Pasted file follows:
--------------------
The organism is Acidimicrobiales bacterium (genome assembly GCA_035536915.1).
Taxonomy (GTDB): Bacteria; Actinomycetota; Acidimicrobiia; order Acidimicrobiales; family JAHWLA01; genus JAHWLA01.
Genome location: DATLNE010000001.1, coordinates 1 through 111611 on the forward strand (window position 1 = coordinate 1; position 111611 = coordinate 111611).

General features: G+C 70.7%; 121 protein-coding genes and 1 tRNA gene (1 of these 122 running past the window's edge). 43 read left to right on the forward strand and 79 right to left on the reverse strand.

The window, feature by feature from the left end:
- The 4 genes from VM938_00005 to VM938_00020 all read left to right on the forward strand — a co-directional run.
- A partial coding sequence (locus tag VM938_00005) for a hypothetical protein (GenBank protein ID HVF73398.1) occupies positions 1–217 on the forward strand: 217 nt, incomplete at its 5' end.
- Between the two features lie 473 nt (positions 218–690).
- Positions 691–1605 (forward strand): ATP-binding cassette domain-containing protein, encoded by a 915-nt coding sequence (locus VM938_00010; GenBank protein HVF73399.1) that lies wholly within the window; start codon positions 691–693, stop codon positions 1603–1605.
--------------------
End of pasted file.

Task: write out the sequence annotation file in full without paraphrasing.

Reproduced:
The organism is Acidimicrobiales bacterium (genome assembly GCA_035536915.1).
Taxonomy (GTDB): Bacteria; Actinomycetota; Acidimicrobiia; order Acidimicrobiales; family JAHWLA01; genus JAHWLA01.
Genome location: DATLNE010000001.1, coordinates 1 through 111611 on the forward strand (window position 1 = coordinate 1; position 111611 = coordinate 111611).

General features: G+C 70.7%; 121 protein-coding genes and 1 tRNA gene (1 of these 122 running past the window's edge). 43 read left to right on the forward strand and 79 right to left on the reverse strand.

The window, feature by feature from the left end:
- The 4 genes from VM938_00005 to VM938_00020 all read left to right on the forward strand — a co-directional run.
- A partial coding sequence (locus tag VM938_00005) for a hypothetical protein (GenBank protein ID HVF73398.1) occupies positions 1–217 on the forward strand: 217 nt, incomplete at its 5' end.
- Between the two features lie 473 nt (positions 218–690).
- Positions 691–1605 (forward strand): ATP-binding cassette domain-containing protein, encoded by a 915-nt coding sequence (locus VM938_00010; GenBank protein HVF73399.1) that lies wholly within the window; start codon positions 691–693, stop codon positions 1603–1605.